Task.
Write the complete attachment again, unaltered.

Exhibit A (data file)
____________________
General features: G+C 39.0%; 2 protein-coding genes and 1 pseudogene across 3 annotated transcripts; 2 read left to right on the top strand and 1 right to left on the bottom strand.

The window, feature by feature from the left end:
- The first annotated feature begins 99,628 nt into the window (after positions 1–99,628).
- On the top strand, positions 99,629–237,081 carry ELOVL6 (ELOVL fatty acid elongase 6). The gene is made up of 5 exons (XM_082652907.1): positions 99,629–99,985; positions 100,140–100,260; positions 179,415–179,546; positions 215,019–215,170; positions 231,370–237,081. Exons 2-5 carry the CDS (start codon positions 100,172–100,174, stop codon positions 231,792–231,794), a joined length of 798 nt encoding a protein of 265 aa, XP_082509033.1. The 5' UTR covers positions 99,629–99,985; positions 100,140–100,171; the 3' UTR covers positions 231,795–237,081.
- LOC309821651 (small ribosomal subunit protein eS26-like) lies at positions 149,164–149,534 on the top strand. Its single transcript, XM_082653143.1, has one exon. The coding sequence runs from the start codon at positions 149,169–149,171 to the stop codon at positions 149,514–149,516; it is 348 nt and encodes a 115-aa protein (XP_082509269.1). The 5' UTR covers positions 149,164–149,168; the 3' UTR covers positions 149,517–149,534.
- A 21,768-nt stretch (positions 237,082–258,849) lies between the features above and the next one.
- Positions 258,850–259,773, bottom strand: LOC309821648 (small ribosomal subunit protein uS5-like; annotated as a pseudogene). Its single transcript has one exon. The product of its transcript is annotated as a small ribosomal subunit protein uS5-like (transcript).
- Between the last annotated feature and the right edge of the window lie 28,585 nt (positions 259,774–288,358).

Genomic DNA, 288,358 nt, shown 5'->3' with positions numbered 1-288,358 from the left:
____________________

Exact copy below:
General features: G+C 39.0%; 2 protein-coding genes and 1 pseudogene across 3 annotated transcripts; 2 read left to right on the top strand and 1 right to left on the bottom strand.

The window, feature by feature from the left end:
- The first annotated feature begins 99,628 nt into the window (after positions 1–99,628).
- On the top strand, positions 99,629–237,081 carry ELOVL6 (ELOVL fatty acid elongase 6). The gene is made up of 5 exons (XM_082652907.1): positions 99,629–99,985; positions 100,140–100,260; positions 179,415–179,546; positions 215,019–215,170; positions 231,370–237,081. Exons 2-5 carry the CDS (start codon positions 100,172–100,174, stop codon positions 231,792–231,794), a joined length of 798 nt encoding a protein of 265 aa, XP_082509033.1. The 5' UTR covers positions 99,629–99,985; positions 100,140–100,171; the 3' UTR covers positions 231,795–237,081.
- LOC309821651 (small ribosomal subunit protein eS26-like) lies at positions 149,164–149,534 on the top strand. Its single transcript, XM_082653143.1, has one exon. The coding sequence runs from the start codon at positions 149,169–149,171 to the stop codon at positions 149,514–149,516; it is 348 nt and encodes a 115-aa protein (XP_082509269.1). The 5' UTR covers positions 149,164–149,168; the 3' UTR covers positions 149,517–149,534.
- A 21,768-nt stretch (positions 237,082–258,849) lies between the features above and the next one.
- Positions 258,850–259,773, bottom strand: LOC309821648 (small ribosomal subunit protein uS5-like; annotated as a pseudogene). Its single transcript has one exon. The product of its transcript is annotated as a small ribosomal subunit protein uS5-like (transcript).
- Between the last annotated feature and the right edge of the window lie 28,585 nt (positions 259,774–288,358).

Genomic DNA, 288,358 nt, shown 5'->3' with positions numbered 1-288,358 from the left: